Tension builds on Armenia-Azerbaijan border
As Baku steps up its threats, is Yerevan willing to make heavy concessions under the barrel of a gun?
Tension between Armenia and Azerbaijan has continued to mount, as foreign embassies in Yerevan have warned their citizens against going near the border and Azerbaijani officials are issuing renewed threats.
The rising tension comes just as the two sides are engaged in negotiations, brokered separately by Russia and the European Union, to reach a final resolution to their decades-long conflict. Baku appears to be using the threat of a further offensive – following wide-scale attacks two weeks ago – to force Yerevan to make as many concessions as possible, analysts say.
“Now we have a small window of opportunity, not longer than a month,” said one Baku-based political commentator, speaking on condition of anonymity. “Baku will probably pressure Yerevan to sign a piece of paper or a peace deal, I am pretty sure that the timeline for a peace deal is very narrow for Armenia. That’s why a new big escalation can not be excluded. But a full-fledged war like 2020 – that is hard to say,” the commentator told Eurasianet.
In the last several days a number of Western embassies in Yerevan have issued renewed warnings about visiting areas near the Azerbaijani border. “It is not recommended to travel to the south of the country (provinces of Syunik, Vayots Dzor, southern Gegharkunik) and strongly not recommended to travel to the areas of Armenia bordering Azerbaijan,” the French embassy said in a September 20 advisory.
The American embassy issued a similar warning on September 23, forbidding embassy employees and their families from traveling to those areas and additional ones, including the village of Yeraskh and the main road connecting Yerevan to Tbilisi through the Tavush region. While those embassies and others had issued similar warnings following the offensive that began September 13, the fact that they reissued them further alarmed Armenians; the war between the two sides in 2020 also was preceded by embassy travel warnings.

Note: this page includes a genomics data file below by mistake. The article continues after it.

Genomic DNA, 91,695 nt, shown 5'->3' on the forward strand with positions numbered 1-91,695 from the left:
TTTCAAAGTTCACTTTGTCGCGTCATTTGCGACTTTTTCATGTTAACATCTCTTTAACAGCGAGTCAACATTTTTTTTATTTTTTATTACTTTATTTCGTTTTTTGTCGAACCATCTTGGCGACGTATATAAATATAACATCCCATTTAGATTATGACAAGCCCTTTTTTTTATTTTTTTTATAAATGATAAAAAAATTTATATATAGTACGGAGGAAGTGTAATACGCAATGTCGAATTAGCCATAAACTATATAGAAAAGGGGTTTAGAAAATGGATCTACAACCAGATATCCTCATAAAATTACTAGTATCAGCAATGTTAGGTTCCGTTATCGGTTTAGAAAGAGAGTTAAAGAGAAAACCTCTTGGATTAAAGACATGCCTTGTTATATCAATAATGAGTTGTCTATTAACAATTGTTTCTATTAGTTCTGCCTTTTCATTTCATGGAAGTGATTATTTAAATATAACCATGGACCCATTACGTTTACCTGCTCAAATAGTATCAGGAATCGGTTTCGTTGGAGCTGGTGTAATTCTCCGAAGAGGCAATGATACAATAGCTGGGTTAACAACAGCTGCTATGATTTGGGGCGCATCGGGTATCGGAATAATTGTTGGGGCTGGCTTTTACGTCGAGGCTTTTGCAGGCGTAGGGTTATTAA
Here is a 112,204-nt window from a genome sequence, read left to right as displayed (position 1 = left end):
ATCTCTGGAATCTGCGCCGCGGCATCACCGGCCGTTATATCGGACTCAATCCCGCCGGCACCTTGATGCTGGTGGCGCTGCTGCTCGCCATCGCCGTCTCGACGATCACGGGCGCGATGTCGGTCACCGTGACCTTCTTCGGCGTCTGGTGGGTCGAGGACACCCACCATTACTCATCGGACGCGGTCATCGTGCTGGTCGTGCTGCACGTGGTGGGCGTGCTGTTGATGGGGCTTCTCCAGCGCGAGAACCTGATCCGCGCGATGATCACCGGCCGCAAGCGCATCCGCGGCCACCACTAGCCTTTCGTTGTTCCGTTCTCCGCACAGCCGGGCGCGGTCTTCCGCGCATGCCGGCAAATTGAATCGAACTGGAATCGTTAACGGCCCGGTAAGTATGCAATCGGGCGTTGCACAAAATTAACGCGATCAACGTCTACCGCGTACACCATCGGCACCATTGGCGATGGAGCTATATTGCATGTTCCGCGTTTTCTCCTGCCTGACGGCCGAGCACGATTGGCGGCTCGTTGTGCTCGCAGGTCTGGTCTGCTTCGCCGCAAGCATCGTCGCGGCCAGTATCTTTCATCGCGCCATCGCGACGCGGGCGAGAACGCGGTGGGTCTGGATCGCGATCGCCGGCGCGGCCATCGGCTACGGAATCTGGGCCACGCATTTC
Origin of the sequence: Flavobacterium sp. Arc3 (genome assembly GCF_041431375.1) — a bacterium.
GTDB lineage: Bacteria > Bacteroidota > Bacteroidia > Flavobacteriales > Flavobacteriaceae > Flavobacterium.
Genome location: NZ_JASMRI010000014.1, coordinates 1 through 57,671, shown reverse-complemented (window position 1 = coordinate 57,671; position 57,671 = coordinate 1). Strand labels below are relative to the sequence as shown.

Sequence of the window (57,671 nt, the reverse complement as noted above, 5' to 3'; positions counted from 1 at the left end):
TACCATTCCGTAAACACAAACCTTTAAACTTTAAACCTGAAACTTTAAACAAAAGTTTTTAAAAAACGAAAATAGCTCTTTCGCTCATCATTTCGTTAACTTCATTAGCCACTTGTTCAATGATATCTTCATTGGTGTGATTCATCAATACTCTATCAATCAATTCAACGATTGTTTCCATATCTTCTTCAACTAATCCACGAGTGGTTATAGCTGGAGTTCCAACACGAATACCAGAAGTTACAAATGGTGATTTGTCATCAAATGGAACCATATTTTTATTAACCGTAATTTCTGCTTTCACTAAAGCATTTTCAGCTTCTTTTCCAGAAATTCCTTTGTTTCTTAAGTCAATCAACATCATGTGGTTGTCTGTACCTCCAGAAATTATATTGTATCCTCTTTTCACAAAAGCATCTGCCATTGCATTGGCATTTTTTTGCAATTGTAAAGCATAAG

Meanwhile, Azerbaijani officials have continued to issue threats to Armenia about the possibility of further escalation.
President Ilham Aliyev visited the city of Lachin on September 21 – over which Azerbaijani forces had just retaken control less than a month earlier, following an Armenian and Russian withdrawal – and reiterated a long list of grievances against Armenia. He accused Yerevan of dragging its feet on the implementation of the ceasefire agreement that ended the 2020 war, and also repeated accusations that Armenia had started the fighting of September 12, a claim for which Baku has not offered any evidence.
“In other words, the war against us continues, and our people are dying,” Aliyev said. “Can we allow this to happen? We can never allow that to happen. We have repeatedly warned Armenia to stop these dirty deeds, or it will regret it. … if the enemy commits provocations against us, we will give it a fitting rebuff.”
Minister of Defense Zakir Hasanov echoed those threats in a September 24 meeting of senior defense officials in Baku. “The Minister emphasized that the Supreme Commander-in-Chief [Aliyev] highly appreciated the decisive retaliatory measures taken by the Azerbaijan Army to suppress a large-scale provocation committed by the Armenian armed forces on September 12-14, 2022,” the ministry said in a statement. “The Minister gave specific instructions to increase the military personnel’s vigilance and to immediately and decisively suppress any possible provocation of the Armenian armed forces.”
It has raised the specter that the September 12 fighting – an unprecedented attack on targets inside Armenia’s border – may set the stage for a larger escalation.
All this comes as the two sides have been working on a peace agreement to comprehensively resolve the conflict. Russia and the European Union have both been drafting treaties that would address the many remaining issues between the two sides, including the delineation and demarcation of the border, the nature of transportation routes between the two states, and the future status of Karabakh, the ethnic Armenian-populated territory in Azerbaijan.